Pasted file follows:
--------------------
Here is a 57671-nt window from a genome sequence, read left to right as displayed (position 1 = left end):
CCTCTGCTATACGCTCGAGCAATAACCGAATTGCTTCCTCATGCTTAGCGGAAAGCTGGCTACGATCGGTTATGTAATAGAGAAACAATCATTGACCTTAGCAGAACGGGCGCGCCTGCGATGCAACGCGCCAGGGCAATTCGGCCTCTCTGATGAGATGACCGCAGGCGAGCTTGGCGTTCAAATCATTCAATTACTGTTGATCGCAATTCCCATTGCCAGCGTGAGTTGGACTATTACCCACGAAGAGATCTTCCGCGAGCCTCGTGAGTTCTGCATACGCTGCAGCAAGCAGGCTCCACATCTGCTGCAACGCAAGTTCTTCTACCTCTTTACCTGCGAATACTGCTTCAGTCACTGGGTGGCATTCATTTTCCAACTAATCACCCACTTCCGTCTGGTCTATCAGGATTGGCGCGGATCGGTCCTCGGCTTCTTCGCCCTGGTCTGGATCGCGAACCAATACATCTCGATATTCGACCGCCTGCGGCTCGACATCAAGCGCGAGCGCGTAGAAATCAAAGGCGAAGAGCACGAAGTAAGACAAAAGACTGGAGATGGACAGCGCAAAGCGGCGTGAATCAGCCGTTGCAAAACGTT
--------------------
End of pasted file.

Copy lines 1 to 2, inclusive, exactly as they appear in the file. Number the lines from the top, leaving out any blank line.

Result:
Here is a 57671-nt window from a genome sequence, read left to right as displayed (position 1 = left end):
CCTCTGCTATACGCTCGAGCAATAACCGAATTGCTTCCTCATGCTTAGCGGAAAGCTGGCTACGATCGGTTATGTAATAGAGAAACAATCATTGACCTTAGCAGAACGGGCGCGCCTGCGATGCAACGCGCCAGGGCAATTCGGCCTCTCTGATGAGATGACCGCAGGCGAGCTTGGCGTTCAAATCATTCAATTACTGTTGATCGCAATTCCCATTGCCAGCGTGAGTTGGACTATTACCCACGAAGAGATCTTCCGCGAGCCTCGTGAGTTCTGCATACGCTGCAGCAAGCAGGCTCCACATCTGCTGCAACGCAAGTTCTTCTACCTCTTTACCTGCGAATACTGCTTCAGTCACTGGGTGGCATTCATTTTCCAACTAATCACCCACTTCCGTCTGGTCTATCAGGATTGGCGCGGATCGGTCCTCGGCTTCTTCGCCCTGGTCTGGATCGCGAACCAATACATCTCGATATTCGACCGCCTGCGGCTCGACATCAAGCGCGAGCGCGTAGAAATCAAAGGCGAAGAGCACGAAGTAAGACAAAAGACTGGAGATGGACAGCGCAAAGCGGCGTGAATCAGCCGTTGCAAAACGTT